Rearing Puppies

The first two weeks are the easiest. The puppies are relatively inert. They will wriggle around the bed a great deal but are incapable of recovering the nest if they accidentally fall out. Most whelping boxes have high fronts for this reason.

 

At this stage the puppies need no supplementary feeding, just their dam's milk, and should spend most of their time sleeping quietly. If they do not, seek help urgently. Puppies open their eyes at about ten days old, though some breeds are notoriously lazy about this.

 

By about three weeks old the puppies are moving around much more; they will mostly have fallen out of the box several times, indicating that it is time to add another layer to the barrier at the front. It may also be the time to start to supplement their diet. This is done by hand-feeding.

 

Although most people think of the puppies' first hand-feeding as an occasion for something delicate, milky perhaps, just try scraping a little raw beef from the joint on to your fingers. You will be lucky to have a finger left! The main reason for starting to wean puppies at three weeks is to spare the bitch. With a large litter there is a tremendous physical demand on her, and she will certainly lose a lot of weight during the course of rearing a litter. By starting to wean the puppies relatively early she will be spared some of this load. Puppies do, in any case, start to look for more solid food at this age if given the opportunity.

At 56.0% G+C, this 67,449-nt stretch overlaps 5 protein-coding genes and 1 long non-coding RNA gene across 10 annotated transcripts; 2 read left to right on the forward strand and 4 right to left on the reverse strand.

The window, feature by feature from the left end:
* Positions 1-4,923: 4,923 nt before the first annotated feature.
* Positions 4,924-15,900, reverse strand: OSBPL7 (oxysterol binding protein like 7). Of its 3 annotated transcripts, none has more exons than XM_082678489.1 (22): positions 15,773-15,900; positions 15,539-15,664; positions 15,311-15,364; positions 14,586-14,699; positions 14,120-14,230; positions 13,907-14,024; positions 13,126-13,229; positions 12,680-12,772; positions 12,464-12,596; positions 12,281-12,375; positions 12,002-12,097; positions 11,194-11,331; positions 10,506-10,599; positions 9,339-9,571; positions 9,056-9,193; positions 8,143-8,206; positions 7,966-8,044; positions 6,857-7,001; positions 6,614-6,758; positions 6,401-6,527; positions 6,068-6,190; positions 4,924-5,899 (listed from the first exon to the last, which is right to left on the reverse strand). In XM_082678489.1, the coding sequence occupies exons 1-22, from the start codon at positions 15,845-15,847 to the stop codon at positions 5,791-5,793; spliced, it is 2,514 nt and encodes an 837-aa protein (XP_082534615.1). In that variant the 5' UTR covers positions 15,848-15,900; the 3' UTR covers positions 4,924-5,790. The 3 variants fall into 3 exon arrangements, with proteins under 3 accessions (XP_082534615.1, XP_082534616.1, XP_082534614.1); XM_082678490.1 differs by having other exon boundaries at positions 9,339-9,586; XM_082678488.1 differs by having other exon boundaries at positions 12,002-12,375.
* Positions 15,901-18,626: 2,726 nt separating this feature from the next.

At three weeks of age the litter must have its first worming dose. Take advice on this. Modern wormers cause no side effects.

 

From three weeks to about five weeks a gradually increasing proportion of the puppies' diet should be supplied from sources other than their dam. By six weeks they should be completely weaned, although the dam may take some convincing of this, and may keep trying to feed the pups. The action of sucking by the puppies prolongs the production of milk by the dam, and after six weeks this should be discouraged.

 

At six weeks the puppies should be feeding on a puppy food of your choice. It is also time for a second worming dose to be given.

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